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Tuesday, 17 January 2017

(The Edge) China confident about HSR win

We have a competitive advantage over our competitors, says CRIC

KUALA LUMPUR: China Railway International Corp Ltd (CRIC) has expressed confidence that the
Kuala Lumpur-Singapore highspeed rail (HSR) project will be awarded to the Chinese consortium that is bidding for it, given Beijing’s strong track record and engineering talents.

CRIC chairman and deputy chief engineer Yang Zhongmin (pic) said the good diplomatic relationship between Malaysia and China is another factor favouring the Chinese bid.

CRIC is a subsidiary of China Railway Engineering Corp, which is among the eight state-owned corporations in the Chinese consortium that is bidding for the Kuala Lumpur-Singapore HSR project.

“I can’t confirm that we will secure the project, but suffice to say that we have a competitive advantage among the other competitors,” Yang told a press conference yesterday after launching the consortium’s China HSR Experience Cube, an exhibition booth, at KL Sentral.

The booth, Yang said, is to allow the Malaysian public to get a feel of the consortium’s technology, and the booth will be on exhibit for the next three months. This is the second exhibition undertaken by China in an eff ort to showcase its technology while bidding for the Kuala Lumpur-Singapore HSR project.

Japan and South Korea have also expressed keen interest in the project. South Korea is currently operating a similar “experience cube” in Nu Sentral, a retail mall next to KL Sentral, while Japan held a symposium last July for the same purpose.

Yang said the Chinese consortium is committed to sharing its technological knowledge if it wins the project. But pointing out that that details of the project have yet to be finalised, he said he is therefore not able to provide its estimated cost.

“We haven’t finalised on the rate of return that the consortium is expecting currently,” he said.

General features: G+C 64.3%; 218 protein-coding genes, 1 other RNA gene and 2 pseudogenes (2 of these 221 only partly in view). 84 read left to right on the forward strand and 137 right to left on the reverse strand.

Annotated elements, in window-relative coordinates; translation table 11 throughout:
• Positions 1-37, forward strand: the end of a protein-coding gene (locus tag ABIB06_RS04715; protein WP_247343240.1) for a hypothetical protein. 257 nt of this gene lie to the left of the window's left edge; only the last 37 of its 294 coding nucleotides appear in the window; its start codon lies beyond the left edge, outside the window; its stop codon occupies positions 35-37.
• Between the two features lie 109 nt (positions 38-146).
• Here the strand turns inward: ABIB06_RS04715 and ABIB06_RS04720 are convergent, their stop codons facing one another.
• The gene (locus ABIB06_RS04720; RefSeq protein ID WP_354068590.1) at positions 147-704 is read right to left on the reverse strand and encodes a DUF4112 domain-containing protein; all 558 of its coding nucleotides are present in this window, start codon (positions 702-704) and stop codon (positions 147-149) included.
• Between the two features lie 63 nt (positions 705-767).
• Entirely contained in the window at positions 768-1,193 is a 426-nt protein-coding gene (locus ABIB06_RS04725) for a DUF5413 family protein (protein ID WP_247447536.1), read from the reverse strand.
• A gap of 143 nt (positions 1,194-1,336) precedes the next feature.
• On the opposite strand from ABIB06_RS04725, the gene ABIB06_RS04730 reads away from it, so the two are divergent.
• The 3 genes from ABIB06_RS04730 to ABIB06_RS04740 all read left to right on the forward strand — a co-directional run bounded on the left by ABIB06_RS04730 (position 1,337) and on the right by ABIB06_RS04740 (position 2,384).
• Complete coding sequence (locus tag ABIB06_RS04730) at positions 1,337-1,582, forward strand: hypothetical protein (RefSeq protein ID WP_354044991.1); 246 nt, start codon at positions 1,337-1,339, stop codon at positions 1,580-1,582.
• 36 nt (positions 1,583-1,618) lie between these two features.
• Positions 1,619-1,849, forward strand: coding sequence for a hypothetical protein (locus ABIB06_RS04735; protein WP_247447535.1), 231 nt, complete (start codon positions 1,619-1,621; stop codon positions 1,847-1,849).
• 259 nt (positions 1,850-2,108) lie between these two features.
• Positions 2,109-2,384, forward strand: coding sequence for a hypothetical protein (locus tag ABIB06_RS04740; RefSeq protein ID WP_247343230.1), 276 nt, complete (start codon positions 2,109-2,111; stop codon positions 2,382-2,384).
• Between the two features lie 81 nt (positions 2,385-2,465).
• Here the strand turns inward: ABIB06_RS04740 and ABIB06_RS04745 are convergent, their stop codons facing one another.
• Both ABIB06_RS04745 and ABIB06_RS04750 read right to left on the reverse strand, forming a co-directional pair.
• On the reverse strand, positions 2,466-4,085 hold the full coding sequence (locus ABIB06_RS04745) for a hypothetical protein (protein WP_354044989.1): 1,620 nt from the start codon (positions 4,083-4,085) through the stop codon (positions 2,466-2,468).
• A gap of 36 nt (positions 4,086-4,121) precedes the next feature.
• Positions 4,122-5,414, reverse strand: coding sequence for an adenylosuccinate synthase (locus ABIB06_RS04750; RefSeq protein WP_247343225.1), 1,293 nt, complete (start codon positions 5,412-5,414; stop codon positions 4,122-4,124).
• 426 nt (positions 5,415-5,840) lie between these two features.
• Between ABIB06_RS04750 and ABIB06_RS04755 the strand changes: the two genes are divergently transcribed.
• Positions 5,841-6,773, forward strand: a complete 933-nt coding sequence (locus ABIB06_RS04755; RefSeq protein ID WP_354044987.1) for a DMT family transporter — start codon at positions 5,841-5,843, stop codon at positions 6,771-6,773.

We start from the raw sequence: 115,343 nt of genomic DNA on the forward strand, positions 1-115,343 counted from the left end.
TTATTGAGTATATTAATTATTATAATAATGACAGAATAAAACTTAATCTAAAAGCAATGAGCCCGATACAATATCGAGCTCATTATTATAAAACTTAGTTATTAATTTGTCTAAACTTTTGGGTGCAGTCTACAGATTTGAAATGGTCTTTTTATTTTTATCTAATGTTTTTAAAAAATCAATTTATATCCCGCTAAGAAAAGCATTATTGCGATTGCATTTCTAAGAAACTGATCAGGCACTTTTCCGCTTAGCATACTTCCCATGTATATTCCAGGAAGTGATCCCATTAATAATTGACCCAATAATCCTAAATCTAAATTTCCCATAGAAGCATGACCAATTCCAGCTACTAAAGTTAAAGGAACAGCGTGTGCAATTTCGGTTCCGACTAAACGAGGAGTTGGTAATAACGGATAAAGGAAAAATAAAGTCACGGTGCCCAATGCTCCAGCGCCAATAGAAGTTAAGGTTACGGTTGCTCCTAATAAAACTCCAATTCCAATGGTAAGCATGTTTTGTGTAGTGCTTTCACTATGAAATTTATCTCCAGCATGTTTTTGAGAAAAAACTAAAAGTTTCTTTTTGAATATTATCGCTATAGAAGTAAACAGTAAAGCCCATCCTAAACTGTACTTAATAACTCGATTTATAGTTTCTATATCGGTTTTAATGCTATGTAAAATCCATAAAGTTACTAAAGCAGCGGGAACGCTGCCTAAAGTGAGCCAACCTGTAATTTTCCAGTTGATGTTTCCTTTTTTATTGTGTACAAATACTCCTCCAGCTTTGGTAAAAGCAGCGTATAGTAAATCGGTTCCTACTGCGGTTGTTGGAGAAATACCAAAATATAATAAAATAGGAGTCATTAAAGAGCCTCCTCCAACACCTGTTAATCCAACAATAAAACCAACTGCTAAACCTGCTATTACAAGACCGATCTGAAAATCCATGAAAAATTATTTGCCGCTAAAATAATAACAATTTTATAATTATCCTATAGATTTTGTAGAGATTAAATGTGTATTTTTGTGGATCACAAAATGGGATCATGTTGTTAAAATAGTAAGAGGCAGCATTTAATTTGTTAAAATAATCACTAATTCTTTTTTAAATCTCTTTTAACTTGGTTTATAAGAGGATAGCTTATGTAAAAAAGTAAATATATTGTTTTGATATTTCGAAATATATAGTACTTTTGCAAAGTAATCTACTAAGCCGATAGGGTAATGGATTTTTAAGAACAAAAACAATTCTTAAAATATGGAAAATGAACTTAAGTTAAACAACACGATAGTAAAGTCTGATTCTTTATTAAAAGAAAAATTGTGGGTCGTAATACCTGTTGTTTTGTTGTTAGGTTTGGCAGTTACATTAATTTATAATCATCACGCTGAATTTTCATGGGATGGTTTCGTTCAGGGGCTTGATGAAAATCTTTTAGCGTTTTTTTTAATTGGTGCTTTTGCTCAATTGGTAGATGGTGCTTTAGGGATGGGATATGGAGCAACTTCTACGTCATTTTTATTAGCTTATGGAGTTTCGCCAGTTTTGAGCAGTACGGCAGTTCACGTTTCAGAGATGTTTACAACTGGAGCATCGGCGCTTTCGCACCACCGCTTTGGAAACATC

“Even in mainland China, our rail projects have their own unique structure and rate of return, so we cannot compare them with [the] Kuala Lumpur-Singapore HSR.”Yang said China has in the past decade built and operated 22,000km of high speed railways, accounting for more than two-thirds of the global HSR mileage.

“At present, more than 4,500 high-speed trains are running on tracks every day, moving over 4.5 million passengers,” he said.

Through large-scale construction and operation, Yang said China’s HSR has achieved a series of breakthroughs in infrastructure, system, high-speed train, safety and security, integrated transport hub and other core technologies, forming an advanced technology system and accumulating more build-operate experience.

“In particular, the HSR technology and management system to construct and operate under different geological and climate conditions were established while tackling a variety of tough geological and climatic challenges,” he said.

Yang said the Chinese consortium will prioritise safety and reliability in the Kuala Lumpur-Singapore project if it is awarded the contract.

“To this end, we have established 37 surveillance systems, including safety monitoring of trains, environmental monitoring for operation, and natural disasters alarm system of HSR infrastructure, thus securing China’s best HSR operation safety based on adequate facilities and strict operational management mechanism,” he added.

The consortium members, he said, have gained experience through projects in China like the Harbinalian HSR, the Beijing-Shanghai HSR and the Hainan Island-Circling HSR.

The Malaysia and Singapore governments signed an agreement last December for the Kuala Lumpur-Singapore HSR project, and hope to appoint a joint development partner (JDP) by early this year. The JDP will provide advice on operational, technical and procurement matters.